Sermon for February 13, 2022           Sixth of Epiphany       “Choices that Challenge”

I was intrigued while reading the text from Jeremiah this week. It seems that this ancient prophet could easily step into our day and offer wisdom and direction. But first, let’s go back almost 3000 years to the time of Jeremiah. Years before the Temple was destroyed by the Babylonians Jeremiah foretold that it was going to happen and yet the people dismissed him. As the Temple was being destroyed and the people taken captive or forced to flee to Egypt, Jeremiah implores them to remain faithful to God, to be as the tree planted by the river, that will not fade and where roots are planted deep, who will bring them back to restore the Temple. The words to those who are planning to give up or lose faith, are harsh from Jeremiah ‘cursed are those who trust in mere mortals…whose hearts turn away from God. They shall be like a shrub in the desert and shall not see when relief comes’.

In our day we are not going to be destroyed by the Babylonians but there are forces at work, and always have been, that are trying to crush the message of Jesus and God. For us today, COVID has given focus to those voices and many are fleeing from the teaching of Jesus. I am no expert on COVID but I do know that 20 years ago while I sat on the Bio-ethics committee for what was then Region 3 health authority, the infectious disease specialists where warning us of an impending epidemic and to be prepared. From my perspective today, that warning was mostly ignored. It can easily be argued that a pandemic is not really the same as the Temple being destroyed and a whole nation being displaced. Another truth that is more challenging is that Christians are no longer the dominant religious sector. The point is how we practice our faith in the face of challenging times, recognizing that we are now the remnant and in the face of pending disaster.

Many in Jeremiah’s day just walked away to leave a remnant few to rebuild the Temple. If census information is accurate and certainly our lived reality is that many have simply abandoned faith or treat it as a ‘when I need it’ sort of lifestyle, and COVID has just amplified and give excuse to, the exodus from church life or at least has made worship very accessible and engagement somewhat fractured.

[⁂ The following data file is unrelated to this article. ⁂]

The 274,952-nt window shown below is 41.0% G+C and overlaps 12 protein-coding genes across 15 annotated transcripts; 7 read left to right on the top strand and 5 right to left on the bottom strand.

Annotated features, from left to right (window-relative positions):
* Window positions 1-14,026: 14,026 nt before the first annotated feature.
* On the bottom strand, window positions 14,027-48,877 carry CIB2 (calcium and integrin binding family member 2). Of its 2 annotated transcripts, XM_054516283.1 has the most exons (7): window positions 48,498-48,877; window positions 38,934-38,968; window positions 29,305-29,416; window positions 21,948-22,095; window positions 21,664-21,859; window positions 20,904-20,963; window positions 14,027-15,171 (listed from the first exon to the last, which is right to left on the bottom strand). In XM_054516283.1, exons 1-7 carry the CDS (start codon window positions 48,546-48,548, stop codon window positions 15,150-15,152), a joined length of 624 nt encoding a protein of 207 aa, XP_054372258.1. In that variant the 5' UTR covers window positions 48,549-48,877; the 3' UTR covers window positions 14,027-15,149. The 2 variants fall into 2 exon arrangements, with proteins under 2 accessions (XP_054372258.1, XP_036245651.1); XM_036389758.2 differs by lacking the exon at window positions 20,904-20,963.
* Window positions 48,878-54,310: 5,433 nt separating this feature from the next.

We are the remnant few on whom the task of setting a new foundation for the church of the next generations falls. We may doubt our energy for the task but we are not being asked to do all the work, that will take generations. We are asked to be faithful to what we can do today. With our energy, our strength and our faithfulness. One of the traits of a people in exile is that they have been through the agonizing task of identifying what is of highest value and discarding the rest. After all, we can only carry so much. Jeremiah indicates that what is of highest value is our faithfulness.

Jesus follows that up with a series of blessings. Blessed are you poor now, you who hunger now, you who weep now and when people hate and refile you now. Unlike the beatitudes in Matthew, these words are spoken to just the disciples and closest followers. Those original few from which the teaching of Jesus spread. It was meant to encourage these first followers that in the face of discouragement and even anger, that there is blessing in the work and witness.

This is paralleled by woes. Woe to you who are rich, full, laughing and speak ill of you. For they will be like those in Jeremiah’s day who turn from God, from the truth and are like a shrub in the desert, parched and dried up.

This is not about pointing fingers at others and passing judgement. It is about recognizing the we all have the capacity to live in both areas, and we often do. It is about recognizing that Jesus continually calls us to faithfulness, not perfectness, but faithfulness. How then can we adopt a posture of blessing as a people, even a remnant people striving to be faithful in our day?

For me there are a few actions that I see as vital. I remain hopeful, hopeful that God will reveal a path forward. That the interaction of God with the people will not fade into an inglorious sunset, but it will renew and bring life as it always has. That may happen in my lifetime or it may not. I know my hope is rooted in a God who is faithful over the span of generations. I will surround myself with people and places that nourish my soul and who live in hopeful expectation. I will nourish in the best I can, the remnant so that we can be well in mind, body and spirit, so we will be able to withstand the pressures and be ready for God’s call to action. And I will not rush God’s timeline. This time can be viewed as fallow time, restorative time, desert time or wilderness time. The truth that God leads is challenging for leaders.

As God has done so many time in the span of history, God will restore the ‘temple’, the people and creation, and we will be as the vibrant tree rooted by the life-giving stream. Hope, faithfulness and trust in God are our moment by moment choices as we live as a remnant people.